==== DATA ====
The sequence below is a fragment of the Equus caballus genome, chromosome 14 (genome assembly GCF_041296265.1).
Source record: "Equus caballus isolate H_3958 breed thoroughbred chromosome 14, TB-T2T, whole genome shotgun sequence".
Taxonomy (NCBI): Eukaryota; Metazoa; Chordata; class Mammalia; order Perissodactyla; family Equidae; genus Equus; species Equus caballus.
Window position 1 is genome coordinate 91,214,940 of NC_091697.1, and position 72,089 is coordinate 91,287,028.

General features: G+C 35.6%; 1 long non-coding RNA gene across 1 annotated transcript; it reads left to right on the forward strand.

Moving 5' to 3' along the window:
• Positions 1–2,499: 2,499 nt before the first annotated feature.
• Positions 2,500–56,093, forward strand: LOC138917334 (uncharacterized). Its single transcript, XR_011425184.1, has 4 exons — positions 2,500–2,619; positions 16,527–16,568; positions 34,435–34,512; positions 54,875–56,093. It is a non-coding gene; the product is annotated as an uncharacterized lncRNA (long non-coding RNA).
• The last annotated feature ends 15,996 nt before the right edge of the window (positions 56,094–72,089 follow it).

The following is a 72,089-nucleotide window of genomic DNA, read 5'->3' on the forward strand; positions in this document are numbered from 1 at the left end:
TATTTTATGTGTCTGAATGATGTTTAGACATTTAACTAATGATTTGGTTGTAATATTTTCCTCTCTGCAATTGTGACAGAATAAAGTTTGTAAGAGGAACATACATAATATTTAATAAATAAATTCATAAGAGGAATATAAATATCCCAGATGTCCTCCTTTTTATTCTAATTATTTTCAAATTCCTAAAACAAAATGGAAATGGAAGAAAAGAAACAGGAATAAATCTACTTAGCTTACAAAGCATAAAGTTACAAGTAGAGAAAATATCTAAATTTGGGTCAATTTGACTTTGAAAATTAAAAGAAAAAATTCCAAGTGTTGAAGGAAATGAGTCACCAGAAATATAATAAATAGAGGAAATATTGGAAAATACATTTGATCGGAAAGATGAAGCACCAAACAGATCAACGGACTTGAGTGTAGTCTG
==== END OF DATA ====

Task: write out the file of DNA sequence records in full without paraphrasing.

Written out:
The sequence below is a fragment of the Equus caballus genome, chromosome 14 (genome assembly GCF_041296265.1).
Source record: "Equus caballus isolate H_3958 breed thoroughbred chromosome 14, TB-T2T, whole genome shotgun sequence".
Taxonomy (NCBI): Eukaryota; Metazoa; Chordata; class Mammalia; order Perissodactyla; family Equidae; genus Equus; species Equus caballus.
Window position 1 is genome coordinate 91,214,940 of NC_091697.1, and position 72,089 is coordinate 91,287,028.

General features: G+C 35.6%; 1 long non-coding RNA gene across 1 annotated transcript; it reads left to right on the forward strand.

Moving 5' to 3' along the window:
• Positions 1–2,499: 2,499 nt before the first annotated feature.
• Positions 2,500–56,093, forward strand: LOC138917334 (uncharacterized). Its single transcript, XR_011425184.1, has 4 exons — positions 2,500–2,619; positions 16,527–16,568; positions 34,435–34,512; positions 54,875–56,093. It is a non-coding gene; the product is annotated as an uncharacterized lncRNA (long non-coding RNA).
• The last annotated feature ends 15,996 nt before the right edge of the window (positions 56,094–72,089 follow it).

The following is a 72,089-nucleotide window of genomic DNA, read 5'->3' on the forward strand; positions in this document are numbered from 1 at the left end:
TATTTTATGTGTCTGAATGATGTTTAGACATTTAACTAATGATTTGGTTGTAATATTTTCCTCTCTGCAATTGTGACAGAATAAAGTTTGTAAGAGGAACATACATAATATTTAATAAATAAATTCATAAGAGGAATATAAATATCCCAGATGTCCTCCTTTTTATTCTAATTATTTTCAAATTCCTAAAACAAAATGGAAATGGAAGAAAAGAAACAGGAATAAATCTACTTAGCTTACAAAGCATAAAGTTACAAGTAGAGAAAATATCTAAATTTGGGTCAATTTGACTTTGAAAATTAAAAGAAAAAATTCCAAGTGTTGAAGGAAATGAGTCACCAGAAATATAATAAATAGAGGAAATATTGGAAAATACATTTGATCGGAAAGATGAAGCACCAAACAGATCAACGGACTTGAGTGTAGTCTG